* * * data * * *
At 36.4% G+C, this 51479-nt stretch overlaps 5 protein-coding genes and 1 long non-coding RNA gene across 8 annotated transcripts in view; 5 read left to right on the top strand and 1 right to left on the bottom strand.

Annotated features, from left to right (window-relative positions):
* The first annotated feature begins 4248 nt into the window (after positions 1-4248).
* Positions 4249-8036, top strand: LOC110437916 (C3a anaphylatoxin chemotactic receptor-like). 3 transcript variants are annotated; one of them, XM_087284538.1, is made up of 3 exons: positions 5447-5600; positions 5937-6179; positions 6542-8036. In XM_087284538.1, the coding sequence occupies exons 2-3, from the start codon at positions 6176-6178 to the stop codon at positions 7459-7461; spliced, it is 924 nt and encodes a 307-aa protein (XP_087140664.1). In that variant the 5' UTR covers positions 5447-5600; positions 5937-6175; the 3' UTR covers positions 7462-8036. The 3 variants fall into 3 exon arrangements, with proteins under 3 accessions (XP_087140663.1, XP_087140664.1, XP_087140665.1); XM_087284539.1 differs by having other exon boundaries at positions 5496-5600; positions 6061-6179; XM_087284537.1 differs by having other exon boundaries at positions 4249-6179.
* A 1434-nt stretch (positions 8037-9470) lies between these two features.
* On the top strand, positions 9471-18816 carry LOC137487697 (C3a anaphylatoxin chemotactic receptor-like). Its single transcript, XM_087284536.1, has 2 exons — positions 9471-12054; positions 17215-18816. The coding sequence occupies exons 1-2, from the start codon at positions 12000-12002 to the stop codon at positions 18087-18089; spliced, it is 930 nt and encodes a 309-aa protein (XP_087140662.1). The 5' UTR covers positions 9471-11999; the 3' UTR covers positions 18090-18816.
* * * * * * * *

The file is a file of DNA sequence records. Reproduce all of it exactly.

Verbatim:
At 36.4% G+C, this 51479-nt stretch overlaps 5 protein-coding genes and 1 long non-coding RNA gene across 8 annotated transcripts in view; 5 read left to right on the top strand and 1 right to left on the bottom strand.

Annotated features, from left to right (window-relative positions):
* The first annotated feature begins 4248 nt into the window (after positions 1-4248).
* Positions 4249-8036, top strand: LOC110437916 (C3a anaphylatoxin chemotactic receptor-like). 3 transcript variants are annotated; one of them, XM_087284538.1, is made up of 3 exons: positions 5447-5600; positions 5937-6179; positions 6542-8036. In XM_087284538.1, the coding sequence occupies exons 2-3, from the start codon at positions 6176-6178 to the stop codon at positions 7459-7461; spliced, it is 924 nt and encodes a 307-aa protein (XP_087140664.1). In that variant the 5' UTR covers positions 5447-5600; positions 5937-6175; the 3' UTR covers positions 7462-8036. The 3 variants fall into 3 exon arrangements, with proteins under 3 accessions (XP_087140663.1, XP_087140664.1, XP_087140665.1); XM_087284539.1 differs by having other exon boundaries at positions 5496-5600; positions 6061-6179; XM_087284537.1 differs by having other exon boundaries at positions 4249-6179.
* A 1434-nt stretch (positions 8037-9470) lies between these two features.
* On the top strand, positions 9471-18816 carry LOC137487697 (C3a anaphylatoxin chemotactic receptor-like). Its single transcript, XM_087284536.1, has 2 exons — positions 9471-12054; positions 17215-18816. The coding sequence occupies exons 1-2, from the start codon at positions 12000-12002 to the stop codon at positions 18087-18089; spliced, it is 930 nt and encodes a 309-aa protein (XP_087140662.1). The 5' UTR covers positions 9471-11999; the 3' UTR covers positions 18090-18816.